These operations will hopefully decrease your symptoms and increase your movement for a period of time.  If the joint becomes painful in the future, you may require another operation.

  • Cheilectomy

This involves removing the bony prominences and remodeling the joint.  The recovery is relatively short for this procedure and can be used for mild to moderate joint disease.

  • Decompressive metatarsal osteotomy

A long first metatarsal is considered to be a causative factor in hallux limitus.  Shortening the metatarsal can facilitate joint movement; at the same time the bony prominences around the joint will be removed.  The position of the shortened bone is maintained with fixation

HP-pic-5

A long first metatarsal pre-operatively

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The first metatarsal post surgery has been shortened and the excess bone around the joint removed, improving the range of motion

  • Sesamoidectomy

There are two small bones under the ball of the big toe called sesamoids.  When the joint becomes arthritic these bones can become enlarged and unable to glide under the metatarsal resulting in pain and stiffness. Removing these bones can help increase the range of movement and reduce the pain experienced by freeing up the joint.  At the same time the bony prominences around the joint are removed.

HP-pic-7

Two normal sesamoids sitting under the frist metatarsal head with an even joint space and smooth profile.

  • Exostectomy

This procedure is used when the joint is not painful but the bony outgrowth on the top of the joint results in footwear irritation.  The bony growth is removed producing a smooth profile to the joint.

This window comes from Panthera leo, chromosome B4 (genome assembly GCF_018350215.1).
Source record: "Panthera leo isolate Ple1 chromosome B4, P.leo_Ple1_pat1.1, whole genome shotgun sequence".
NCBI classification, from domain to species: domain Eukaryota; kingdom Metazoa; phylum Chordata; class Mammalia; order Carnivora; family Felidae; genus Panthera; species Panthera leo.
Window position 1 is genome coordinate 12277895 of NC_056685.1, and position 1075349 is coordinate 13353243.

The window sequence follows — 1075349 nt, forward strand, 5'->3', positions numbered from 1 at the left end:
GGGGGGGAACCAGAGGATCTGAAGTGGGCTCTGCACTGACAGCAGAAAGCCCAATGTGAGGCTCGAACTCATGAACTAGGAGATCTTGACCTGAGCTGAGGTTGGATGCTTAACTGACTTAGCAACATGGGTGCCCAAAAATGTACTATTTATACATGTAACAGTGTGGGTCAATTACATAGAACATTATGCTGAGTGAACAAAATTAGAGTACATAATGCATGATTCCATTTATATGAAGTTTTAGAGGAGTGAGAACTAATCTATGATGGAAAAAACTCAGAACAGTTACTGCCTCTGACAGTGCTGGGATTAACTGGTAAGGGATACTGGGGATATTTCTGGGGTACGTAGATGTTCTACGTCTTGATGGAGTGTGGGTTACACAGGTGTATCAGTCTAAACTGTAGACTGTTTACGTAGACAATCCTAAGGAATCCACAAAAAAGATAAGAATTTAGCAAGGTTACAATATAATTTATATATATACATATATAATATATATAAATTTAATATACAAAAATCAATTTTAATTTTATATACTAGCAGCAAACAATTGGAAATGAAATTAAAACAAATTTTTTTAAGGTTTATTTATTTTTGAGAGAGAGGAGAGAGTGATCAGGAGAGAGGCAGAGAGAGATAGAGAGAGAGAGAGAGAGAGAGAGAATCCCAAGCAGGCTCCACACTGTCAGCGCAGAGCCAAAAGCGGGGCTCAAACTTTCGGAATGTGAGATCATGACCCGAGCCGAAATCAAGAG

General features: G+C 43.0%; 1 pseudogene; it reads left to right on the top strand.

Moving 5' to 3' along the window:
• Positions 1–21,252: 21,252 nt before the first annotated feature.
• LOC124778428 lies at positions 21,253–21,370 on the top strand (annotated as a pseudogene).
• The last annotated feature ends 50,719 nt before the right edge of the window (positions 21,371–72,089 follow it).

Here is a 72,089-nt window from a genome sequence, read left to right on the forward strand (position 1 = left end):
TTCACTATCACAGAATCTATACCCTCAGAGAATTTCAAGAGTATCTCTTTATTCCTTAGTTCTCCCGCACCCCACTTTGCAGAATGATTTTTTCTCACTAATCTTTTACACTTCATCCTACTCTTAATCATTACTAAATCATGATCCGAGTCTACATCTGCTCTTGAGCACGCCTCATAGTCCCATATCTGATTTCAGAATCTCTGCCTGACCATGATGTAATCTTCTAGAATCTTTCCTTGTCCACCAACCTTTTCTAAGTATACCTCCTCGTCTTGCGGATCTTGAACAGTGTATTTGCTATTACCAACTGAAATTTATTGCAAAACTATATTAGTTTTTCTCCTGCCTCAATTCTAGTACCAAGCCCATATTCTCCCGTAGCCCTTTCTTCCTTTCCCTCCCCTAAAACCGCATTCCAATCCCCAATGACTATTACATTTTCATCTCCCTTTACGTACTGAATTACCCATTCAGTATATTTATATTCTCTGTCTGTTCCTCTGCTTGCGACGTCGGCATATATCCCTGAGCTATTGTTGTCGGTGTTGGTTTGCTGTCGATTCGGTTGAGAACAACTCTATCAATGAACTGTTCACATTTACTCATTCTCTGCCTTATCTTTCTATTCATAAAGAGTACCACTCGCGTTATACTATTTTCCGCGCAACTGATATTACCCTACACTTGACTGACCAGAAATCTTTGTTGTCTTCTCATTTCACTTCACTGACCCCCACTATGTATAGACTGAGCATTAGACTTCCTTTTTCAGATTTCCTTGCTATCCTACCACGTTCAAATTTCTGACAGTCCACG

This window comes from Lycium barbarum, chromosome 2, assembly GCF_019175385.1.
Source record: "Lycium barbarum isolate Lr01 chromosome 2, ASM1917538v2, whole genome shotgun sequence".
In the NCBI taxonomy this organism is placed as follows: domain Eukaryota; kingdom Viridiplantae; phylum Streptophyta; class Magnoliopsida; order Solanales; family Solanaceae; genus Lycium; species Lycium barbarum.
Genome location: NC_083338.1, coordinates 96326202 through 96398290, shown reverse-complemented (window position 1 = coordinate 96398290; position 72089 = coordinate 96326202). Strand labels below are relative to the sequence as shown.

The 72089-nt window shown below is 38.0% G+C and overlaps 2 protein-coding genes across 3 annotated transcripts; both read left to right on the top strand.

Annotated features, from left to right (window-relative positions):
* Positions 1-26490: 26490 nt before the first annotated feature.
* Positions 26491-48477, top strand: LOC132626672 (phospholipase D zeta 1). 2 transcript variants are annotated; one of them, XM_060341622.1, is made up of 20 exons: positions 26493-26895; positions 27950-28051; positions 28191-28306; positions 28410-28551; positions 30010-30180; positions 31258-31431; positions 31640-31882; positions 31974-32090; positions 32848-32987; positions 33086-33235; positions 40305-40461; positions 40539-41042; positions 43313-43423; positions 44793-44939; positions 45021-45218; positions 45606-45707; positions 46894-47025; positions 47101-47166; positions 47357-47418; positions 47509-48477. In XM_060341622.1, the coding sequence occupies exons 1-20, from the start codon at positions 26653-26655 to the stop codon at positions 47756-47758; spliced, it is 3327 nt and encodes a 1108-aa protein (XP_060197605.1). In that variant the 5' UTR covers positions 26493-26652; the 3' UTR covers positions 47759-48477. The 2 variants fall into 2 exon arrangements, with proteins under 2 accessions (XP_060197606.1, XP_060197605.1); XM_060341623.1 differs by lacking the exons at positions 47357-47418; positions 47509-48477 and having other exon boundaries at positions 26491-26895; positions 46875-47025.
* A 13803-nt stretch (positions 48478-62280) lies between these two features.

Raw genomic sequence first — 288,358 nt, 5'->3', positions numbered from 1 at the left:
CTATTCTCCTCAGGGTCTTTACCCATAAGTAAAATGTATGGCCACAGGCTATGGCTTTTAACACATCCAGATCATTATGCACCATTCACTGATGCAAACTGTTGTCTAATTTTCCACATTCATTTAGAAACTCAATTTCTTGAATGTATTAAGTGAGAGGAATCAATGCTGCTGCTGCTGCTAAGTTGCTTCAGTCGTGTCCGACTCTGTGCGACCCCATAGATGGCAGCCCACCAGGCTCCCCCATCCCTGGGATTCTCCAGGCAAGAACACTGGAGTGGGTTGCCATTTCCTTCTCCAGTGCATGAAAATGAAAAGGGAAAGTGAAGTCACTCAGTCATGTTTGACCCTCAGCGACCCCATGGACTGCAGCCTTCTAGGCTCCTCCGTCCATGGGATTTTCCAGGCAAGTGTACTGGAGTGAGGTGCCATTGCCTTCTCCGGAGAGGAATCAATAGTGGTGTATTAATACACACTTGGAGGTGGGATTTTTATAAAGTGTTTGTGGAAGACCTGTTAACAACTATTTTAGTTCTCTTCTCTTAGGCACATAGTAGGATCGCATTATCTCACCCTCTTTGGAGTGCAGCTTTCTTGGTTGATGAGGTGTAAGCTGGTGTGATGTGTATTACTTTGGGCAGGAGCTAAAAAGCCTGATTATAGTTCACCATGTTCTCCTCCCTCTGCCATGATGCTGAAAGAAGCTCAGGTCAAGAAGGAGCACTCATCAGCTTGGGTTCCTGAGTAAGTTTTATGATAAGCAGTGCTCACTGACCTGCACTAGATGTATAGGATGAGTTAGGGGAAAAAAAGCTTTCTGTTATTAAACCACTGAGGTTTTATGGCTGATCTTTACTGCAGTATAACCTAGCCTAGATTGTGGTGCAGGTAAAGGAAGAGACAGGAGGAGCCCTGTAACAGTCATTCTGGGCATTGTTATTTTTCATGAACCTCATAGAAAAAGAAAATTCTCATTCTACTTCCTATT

HP-pic-3

A side view of the big toe joint with extensive arthritis and a large bony outgrowth

Joint destructive procedures
  • Joint implant

This operation is recommended for those with moderate to severe degenerative joint disease. The silicone joint implant has a likely life span of 10-15 years.  They have been used widely in the UK and US over the past 20 years and have been reviewed by NICE and considered appropriate in the right circumstances. The procedure involves making an incision along the top of the big toe joint, removing both sides of the joint and placing a silicone hinge in the remaining space..

jHP-pic-9

Pre operative X-ray of an arthritic big toe joint, this was addressed by removing the joint and placing a Silastic joint replacement between the two bones on the above X-rays.

  • Joint fusion (Arthrodesis)

This operation is generally considered to be the gold standard for patients with severe painful arthritis of the big toe joint.  It involves removing both surfaces of the joint and aligning the big toe to allow you to roll through the joint, the absence of movement alleviates the joint pain.  The new position is maintained with screws and plates allowing the two bones to join together.  Following the surgery you can return back to sports and normal shoes, although the heel height will be limited.